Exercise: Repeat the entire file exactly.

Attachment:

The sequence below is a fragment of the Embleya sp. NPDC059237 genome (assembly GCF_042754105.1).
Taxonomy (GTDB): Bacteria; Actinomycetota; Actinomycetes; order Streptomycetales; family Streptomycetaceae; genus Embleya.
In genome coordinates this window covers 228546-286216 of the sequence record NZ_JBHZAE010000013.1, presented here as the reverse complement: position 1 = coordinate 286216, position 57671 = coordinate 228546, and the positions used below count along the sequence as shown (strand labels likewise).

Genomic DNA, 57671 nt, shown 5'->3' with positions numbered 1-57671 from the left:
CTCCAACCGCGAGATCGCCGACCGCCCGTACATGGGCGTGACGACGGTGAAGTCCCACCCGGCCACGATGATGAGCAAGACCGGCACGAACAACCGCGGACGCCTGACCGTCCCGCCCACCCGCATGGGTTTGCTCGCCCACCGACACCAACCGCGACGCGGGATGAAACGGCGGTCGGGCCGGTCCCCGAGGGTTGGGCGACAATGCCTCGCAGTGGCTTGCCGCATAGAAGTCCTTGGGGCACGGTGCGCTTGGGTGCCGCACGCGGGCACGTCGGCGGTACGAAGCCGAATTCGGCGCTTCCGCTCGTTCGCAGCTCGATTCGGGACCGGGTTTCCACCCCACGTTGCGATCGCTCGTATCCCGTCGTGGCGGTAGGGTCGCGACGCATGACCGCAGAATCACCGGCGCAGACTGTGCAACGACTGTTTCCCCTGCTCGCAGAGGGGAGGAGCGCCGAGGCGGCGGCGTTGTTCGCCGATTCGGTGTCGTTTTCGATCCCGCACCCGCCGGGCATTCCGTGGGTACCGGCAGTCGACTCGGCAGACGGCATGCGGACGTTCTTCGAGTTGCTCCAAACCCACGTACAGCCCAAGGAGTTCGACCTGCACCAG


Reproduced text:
The sequence below is a fragment of the Embleya sp. NPDC059237 genome (assembly GCF_042754105.1).
Taxonomy (GTDB): Bacteria; Actinomycetota; Actinomycetes; order Streptomycetales; family Streptomycetaceae; genus Embleya.
In genome coordinates this window covers 228546-286216 of the sequence record NZ_JBHZAE010000013.1, presented here as the reverse complement: position 1 = coordinate 286216, position 57671 = coordinate 228546, and the positions used below count along the sequence as shown (strand labels likewise).

Genomic DNA, 57671 nt, shown 5'->3' with positions numbered 1-57671 from the left:
CTCCAACCGCGAGATCGCCGACCGCCCGTACATGGGCGTGACGACGGTGAAGTCCCACCCGGCCACGATGATGAGCAAGACCGGCACGAACAACCGCGGACGCCTGACCGTCCCGCCCACCCGCATGGGTTTGCTCGCCCACCGACACCAACCGCGACGCGGGATGAAACGGCGGTCGGGCCGGTCCCCGAGGGTTGGGCGACAATGCCTCGCAGTGGCTTGCCGCATAGAAGTCCTTGGGGCACGGTGCGCTTGGGTGCCGCACGCGGGCACGTCGGCGGTACGAAGCCGAATTCGGCGCTTCCGCTCGTTCGCAGCTCGATTCGGGACCGGGTTTCCACCCCACGTTGCGATCGCTCGTATCCCGTCGTGGCGGTAGGGTCGCGACGCATGACCGCAGAATCACCGGCGCAGACTGTGCAACGACTGTTTCCCCTGCTCGCAGAGGGGAGGAGCGCCGAGGCGGCGGCGTTGTTCGCCGATTCGGTGTCGTTTTCGATCCCGCACCCGCCGGGCATTCCGTGGGTACCGGCAGTCGACTCGGCAGACGGCATGCGGACGTTCTTCGAGTTGCTCCAAACCCACGTACAGCCCAAGGAGTTCGACCTGCACCAG